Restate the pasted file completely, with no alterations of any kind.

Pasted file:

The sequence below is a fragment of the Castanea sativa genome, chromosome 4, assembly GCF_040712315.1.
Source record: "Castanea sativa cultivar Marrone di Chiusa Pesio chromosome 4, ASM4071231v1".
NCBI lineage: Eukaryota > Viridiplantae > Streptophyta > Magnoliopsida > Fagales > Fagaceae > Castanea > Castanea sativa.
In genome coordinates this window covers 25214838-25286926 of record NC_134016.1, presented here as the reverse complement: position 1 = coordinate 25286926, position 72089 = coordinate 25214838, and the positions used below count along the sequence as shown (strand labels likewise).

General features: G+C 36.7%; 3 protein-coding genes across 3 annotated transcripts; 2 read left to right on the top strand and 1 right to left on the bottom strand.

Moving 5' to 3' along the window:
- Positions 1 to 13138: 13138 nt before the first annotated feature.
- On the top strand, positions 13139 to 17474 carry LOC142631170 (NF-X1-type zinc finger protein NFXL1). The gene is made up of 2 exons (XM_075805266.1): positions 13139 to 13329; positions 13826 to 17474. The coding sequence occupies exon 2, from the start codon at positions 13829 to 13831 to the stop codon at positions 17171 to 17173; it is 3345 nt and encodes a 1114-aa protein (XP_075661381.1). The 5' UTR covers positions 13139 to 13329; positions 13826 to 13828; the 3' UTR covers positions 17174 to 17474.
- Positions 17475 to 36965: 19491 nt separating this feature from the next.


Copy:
The sequence below is a fragment of the Castanea sativa genome, chromosome 4, assembly GCF_040712315.1.
Source record: "Castanea sativa cultivar Marrone di Chiusa Pesio chromosome 4, ASM4071231v1".
NCBI lineage: Eukaryota > Viridiplantae > Streptophyta > Magnoliopsida > Fagales > Fagaceae > Castanea > Castanea sativa.
In genome coordinates this window covers 25214838-25286926 of record NC_134016.1, presented here as the reverse complement: position 1 = coordinate 25286926, position 72089 = coordinate 25214838, and the positions used below count along the sequence as shown (strand labels likewise).

General features: G+C 36.7%; 3 protein-coding genes across 3 annotated transcripts; 2 read left to right on the top strand and 1 right to left on the bottom strand.

Moving 5' to 3' along the window:
- Positions 1 to 13138: 13138 nt before the first annotated feature.
- On the top strand, positions 13139 to 17474 carry LOC142631170 (NF-X1-type zinc finger protein NFXL1). The gene is made up of 2 exons (XM_075805266.1): positions 13139 to 13329; positions 13826 to 17474. The coding sequence occupies exon 2, from the start codon at positions 13829 to 13831 to the stop codon at positions 17171 to 17173; it is 3345 nt and encodes a 1114-aa protein (XP_075661381.1). The 5' UTR covers positions 13139 to 13329; positions 13826 to 13828; the 3' UTR covers positions 17174 to 17474.
- Positions 17475 to 36965: 19491 nt separating this feature from the next.